How an unprecedented gift built a legacy of conservation in South America

An enterprising wealthy couple had a dream: Buy millions of acres across Chile and Argentina, then donate them to create new parks.

A guanaco, the wild form of the llama, arrives to drink at Laguna Seca in Chile’s Patagonia National Park. The 750,000-acre park combines public land with private property donated by Tompkins Conservation.

‘It was a desperate time. Doug never got over it.’

Kris McDivitt Tompkins sits before a coffee table covered with colorful maps of Chile and Argentina, talking about the controversy in the early 1990s that swirled around a place called Pumalín, in southern Chile. Pumalín was the chastening early experience that showed her and her late husband, the retired businessman and adventurer Doug Tompkins, how hard it could be to convert Yankee dollars and good intentions into landscape protection in South America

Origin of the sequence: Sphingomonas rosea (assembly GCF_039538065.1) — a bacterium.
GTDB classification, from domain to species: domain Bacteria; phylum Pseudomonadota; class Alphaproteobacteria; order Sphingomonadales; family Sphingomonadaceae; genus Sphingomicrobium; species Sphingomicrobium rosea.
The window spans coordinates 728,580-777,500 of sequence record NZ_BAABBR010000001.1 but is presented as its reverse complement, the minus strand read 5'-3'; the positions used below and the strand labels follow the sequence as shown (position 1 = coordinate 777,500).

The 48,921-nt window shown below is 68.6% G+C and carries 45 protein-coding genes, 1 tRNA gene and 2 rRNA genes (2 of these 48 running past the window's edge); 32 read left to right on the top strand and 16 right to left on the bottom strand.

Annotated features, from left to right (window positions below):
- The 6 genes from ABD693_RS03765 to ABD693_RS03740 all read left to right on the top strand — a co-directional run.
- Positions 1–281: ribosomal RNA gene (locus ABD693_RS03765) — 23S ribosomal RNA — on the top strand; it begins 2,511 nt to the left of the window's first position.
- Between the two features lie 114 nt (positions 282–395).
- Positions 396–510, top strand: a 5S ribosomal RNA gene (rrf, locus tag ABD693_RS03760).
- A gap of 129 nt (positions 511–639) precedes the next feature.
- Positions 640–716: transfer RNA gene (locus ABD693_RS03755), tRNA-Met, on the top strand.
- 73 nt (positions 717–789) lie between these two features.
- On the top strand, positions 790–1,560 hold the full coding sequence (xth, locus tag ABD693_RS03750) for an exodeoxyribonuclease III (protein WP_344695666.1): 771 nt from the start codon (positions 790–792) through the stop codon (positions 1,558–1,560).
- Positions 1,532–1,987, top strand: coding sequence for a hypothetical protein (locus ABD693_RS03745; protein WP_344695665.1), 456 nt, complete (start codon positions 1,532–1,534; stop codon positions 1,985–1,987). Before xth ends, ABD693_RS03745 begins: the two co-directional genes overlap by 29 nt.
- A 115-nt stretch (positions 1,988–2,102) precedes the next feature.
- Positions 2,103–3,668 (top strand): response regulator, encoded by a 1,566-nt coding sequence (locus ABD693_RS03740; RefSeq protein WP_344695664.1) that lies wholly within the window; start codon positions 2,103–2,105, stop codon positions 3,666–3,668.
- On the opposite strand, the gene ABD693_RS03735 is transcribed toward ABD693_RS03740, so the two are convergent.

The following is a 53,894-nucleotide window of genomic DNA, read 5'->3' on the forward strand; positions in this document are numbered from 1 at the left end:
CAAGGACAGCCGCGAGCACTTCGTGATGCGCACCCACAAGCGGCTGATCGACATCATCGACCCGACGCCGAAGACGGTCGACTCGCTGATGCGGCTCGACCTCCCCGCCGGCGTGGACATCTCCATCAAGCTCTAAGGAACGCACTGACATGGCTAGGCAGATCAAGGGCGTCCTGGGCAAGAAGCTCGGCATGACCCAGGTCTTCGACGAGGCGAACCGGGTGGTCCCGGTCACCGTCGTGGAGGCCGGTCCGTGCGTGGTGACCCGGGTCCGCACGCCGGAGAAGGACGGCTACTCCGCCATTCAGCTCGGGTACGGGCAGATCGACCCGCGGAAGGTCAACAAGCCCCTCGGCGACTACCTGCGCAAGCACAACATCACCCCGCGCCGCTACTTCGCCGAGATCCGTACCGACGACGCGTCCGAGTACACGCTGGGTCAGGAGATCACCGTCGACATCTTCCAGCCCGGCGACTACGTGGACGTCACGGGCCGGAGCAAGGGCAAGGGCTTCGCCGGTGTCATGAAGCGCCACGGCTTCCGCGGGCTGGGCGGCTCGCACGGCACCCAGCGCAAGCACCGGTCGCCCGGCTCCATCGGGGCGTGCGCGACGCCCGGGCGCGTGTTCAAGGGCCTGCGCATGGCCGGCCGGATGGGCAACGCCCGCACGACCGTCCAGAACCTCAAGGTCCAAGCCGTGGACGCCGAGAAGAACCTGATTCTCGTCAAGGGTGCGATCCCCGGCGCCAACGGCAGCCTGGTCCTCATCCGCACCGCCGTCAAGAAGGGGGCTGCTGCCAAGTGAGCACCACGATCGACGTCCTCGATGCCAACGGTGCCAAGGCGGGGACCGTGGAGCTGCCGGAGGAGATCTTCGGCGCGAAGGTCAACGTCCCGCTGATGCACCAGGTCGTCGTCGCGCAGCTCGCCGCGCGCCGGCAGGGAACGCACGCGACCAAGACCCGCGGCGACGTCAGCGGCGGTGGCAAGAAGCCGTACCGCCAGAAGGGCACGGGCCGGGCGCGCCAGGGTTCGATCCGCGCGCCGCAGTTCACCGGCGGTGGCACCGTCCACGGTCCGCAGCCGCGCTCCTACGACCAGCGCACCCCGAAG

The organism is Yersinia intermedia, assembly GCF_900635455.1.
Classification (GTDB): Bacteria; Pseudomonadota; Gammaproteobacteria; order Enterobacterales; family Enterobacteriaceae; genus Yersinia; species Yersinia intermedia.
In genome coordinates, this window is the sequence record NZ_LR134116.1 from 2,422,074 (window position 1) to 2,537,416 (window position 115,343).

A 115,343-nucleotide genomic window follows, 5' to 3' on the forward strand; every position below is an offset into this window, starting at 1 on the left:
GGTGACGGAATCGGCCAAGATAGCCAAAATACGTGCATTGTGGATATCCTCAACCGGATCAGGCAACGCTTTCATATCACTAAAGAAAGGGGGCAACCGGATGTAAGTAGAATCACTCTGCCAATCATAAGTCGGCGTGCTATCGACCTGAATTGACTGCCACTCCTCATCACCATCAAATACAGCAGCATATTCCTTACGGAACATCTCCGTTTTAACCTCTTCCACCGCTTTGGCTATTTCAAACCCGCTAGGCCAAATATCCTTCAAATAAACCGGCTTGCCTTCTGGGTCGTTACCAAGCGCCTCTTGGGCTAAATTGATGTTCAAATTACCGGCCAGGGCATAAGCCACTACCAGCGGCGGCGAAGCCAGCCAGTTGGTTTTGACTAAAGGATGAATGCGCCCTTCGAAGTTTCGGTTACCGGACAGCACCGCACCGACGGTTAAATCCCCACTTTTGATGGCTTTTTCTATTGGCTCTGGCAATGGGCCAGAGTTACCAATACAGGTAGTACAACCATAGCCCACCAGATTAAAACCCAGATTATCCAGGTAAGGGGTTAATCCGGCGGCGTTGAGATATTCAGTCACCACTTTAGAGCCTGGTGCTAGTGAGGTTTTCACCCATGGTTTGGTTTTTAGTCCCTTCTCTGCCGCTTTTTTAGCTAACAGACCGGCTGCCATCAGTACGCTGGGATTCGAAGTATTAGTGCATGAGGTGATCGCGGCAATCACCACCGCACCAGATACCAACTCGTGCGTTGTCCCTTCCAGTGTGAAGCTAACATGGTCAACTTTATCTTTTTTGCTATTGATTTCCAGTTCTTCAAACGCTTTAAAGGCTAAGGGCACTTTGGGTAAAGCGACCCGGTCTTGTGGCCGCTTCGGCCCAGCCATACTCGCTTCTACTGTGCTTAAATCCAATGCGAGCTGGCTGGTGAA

Beyond the coffee table, beyond the maps, beyond the big windows of this handsome stone guesthouse, built like an aerie atop a small hill, stretches a vista of rolling grasslands, tumbling streams, forests of southern beech, and midnight blue lakes: the stern natural glories of Chile’s Patagonia National Park, another Tompkins project.

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